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A North American Indian Boy

Edward S. Curtis, American, 1868 - 1952

Photograph taken in United States, North and Central America


Platinum print

Image and sheet: 8 1/16 × 5 15/16 inches (20.4 × 15.1 cm) Mount (primary): 8 7/16 × 6 3/16 inches (21.5 × 15.7 cm) Mount (secondary): 12 3/8 × 10 inches (31.4 × 25.4 cm)

Curatorial Department:
Prints, Drawings, and Photographs

Object Location:

Currently not on view

Accession Number:

Credit Line:
Gift of Theodore T. Newbold, 1975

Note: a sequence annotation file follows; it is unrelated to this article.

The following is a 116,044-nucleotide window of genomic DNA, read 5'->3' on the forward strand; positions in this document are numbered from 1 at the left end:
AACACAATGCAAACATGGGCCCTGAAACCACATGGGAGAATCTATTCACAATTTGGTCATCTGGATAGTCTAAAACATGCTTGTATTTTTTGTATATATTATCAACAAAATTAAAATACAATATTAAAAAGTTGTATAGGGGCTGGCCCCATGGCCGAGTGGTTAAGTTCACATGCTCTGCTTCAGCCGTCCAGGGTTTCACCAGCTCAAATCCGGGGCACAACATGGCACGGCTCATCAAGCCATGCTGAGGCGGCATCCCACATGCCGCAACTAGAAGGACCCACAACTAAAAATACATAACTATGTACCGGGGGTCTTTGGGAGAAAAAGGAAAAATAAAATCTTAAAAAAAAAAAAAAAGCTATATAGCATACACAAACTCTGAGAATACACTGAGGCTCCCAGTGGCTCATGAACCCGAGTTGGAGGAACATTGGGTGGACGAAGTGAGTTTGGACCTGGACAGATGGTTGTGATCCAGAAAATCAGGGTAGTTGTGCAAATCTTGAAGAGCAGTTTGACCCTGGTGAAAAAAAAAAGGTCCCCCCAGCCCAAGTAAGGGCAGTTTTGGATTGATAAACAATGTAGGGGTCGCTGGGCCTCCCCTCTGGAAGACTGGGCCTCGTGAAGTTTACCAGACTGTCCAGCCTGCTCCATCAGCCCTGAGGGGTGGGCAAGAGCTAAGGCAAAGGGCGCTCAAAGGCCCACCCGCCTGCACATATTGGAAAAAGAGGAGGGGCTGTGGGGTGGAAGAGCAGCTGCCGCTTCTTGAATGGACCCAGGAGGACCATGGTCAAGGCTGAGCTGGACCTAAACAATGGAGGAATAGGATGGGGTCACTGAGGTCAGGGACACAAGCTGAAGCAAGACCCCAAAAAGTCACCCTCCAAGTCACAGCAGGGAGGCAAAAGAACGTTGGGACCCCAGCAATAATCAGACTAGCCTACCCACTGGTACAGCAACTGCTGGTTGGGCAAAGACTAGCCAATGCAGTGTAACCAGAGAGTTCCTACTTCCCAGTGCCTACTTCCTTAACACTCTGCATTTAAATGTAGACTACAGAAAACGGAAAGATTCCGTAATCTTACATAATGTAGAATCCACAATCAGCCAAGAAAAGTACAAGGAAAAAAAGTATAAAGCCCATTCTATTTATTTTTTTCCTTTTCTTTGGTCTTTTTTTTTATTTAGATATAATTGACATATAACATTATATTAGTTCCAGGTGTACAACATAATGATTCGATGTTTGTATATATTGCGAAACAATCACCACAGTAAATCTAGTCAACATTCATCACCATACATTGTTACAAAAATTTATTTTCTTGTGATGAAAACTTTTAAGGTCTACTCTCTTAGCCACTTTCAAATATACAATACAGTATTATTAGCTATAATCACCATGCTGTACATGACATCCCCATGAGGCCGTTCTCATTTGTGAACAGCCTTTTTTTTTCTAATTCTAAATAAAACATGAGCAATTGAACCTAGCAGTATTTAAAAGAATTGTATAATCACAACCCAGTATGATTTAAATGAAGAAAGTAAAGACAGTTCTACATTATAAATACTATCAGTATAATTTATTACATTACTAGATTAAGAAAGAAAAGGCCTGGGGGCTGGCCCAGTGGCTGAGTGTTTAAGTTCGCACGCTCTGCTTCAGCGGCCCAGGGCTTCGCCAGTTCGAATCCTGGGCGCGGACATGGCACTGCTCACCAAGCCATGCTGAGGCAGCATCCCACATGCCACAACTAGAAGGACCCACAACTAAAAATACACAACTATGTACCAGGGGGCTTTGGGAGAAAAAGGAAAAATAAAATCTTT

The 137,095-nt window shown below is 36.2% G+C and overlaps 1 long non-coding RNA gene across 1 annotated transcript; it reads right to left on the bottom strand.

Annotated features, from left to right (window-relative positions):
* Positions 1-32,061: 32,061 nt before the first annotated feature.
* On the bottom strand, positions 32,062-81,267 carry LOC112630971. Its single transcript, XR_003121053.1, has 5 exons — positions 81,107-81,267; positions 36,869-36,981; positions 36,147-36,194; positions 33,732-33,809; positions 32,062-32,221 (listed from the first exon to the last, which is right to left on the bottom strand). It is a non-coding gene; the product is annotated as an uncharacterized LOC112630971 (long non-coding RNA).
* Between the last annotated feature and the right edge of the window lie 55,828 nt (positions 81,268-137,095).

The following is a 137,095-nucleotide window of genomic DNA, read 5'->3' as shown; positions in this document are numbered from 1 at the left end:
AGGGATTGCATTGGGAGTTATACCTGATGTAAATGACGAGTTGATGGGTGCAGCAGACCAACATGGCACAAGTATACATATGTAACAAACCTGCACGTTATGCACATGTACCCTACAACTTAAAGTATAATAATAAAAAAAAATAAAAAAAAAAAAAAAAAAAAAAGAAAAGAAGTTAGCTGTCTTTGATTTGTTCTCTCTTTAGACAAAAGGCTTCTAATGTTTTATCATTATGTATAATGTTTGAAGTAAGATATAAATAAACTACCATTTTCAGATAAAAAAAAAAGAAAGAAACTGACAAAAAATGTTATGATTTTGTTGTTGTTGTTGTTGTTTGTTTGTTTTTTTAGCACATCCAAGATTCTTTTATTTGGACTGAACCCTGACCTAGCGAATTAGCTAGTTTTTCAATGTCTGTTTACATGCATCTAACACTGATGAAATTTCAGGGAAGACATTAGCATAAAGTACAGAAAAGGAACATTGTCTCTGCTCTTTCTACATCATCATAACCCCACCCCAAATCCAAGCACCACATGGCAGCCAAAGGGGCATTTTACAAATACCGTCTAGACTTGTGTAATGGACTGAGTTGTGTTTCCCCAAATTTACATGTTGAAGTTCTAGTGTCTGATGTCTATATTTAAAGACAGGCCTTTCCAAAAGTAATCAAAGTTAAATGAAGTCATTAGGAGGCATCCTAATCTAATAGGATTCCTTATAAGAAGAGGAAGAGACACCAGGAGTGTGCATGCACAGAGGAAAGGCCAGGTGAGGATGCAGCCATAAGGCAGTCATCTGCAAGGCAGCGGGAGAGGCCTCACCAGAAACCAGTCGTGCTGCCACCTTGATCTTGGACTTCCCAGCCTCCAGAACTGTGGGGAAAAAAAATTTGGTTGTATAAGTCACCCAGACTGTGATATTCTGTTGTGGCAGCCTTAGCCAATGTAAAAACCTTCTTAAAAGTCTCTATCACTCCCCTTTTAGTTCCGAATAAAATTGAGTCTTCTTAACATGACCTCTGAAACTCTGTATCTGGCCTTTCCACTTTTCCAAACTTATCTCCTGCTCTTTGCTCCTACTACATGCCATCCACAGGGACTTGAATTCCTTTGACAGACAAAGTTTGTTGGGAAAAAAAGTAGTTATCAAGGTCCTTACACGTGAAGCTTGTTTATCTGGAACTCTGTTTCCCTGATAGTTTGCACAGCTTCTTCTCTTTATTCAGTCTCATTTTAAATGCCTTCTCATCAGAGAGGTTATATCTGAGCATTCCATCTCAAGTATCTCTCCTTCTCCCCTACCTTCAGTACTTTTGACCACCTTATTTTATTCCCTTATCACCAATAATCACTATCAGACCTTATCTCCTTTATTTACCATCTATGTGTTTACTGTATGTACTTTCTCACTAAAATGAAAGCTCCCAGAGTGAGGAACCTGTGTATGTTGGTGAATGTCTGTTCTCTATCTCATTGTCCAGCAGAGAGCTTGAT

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In the late 1890s, Curtis began photographing members of Native American nations, documenting the traditional ways of life that were disappearing due to the American government's efforts to segregate or assimilate their populations. Native Americans were a favored subject of Pictorialist photographers, many of whom romanticized and depoliticized their plight. Between 1907 and 1930, Curtis published The North American Indian, a twenty-volume book set containing more than 2,000 photographs featuring eighty tribes. This work, like that of the Pictorialists, has been interpreted as both groundbreaking and controversial. This photograph of a youth is typical of Curtis's portrait style, emphasizing his sitter's intense expression and including details of traditional dress.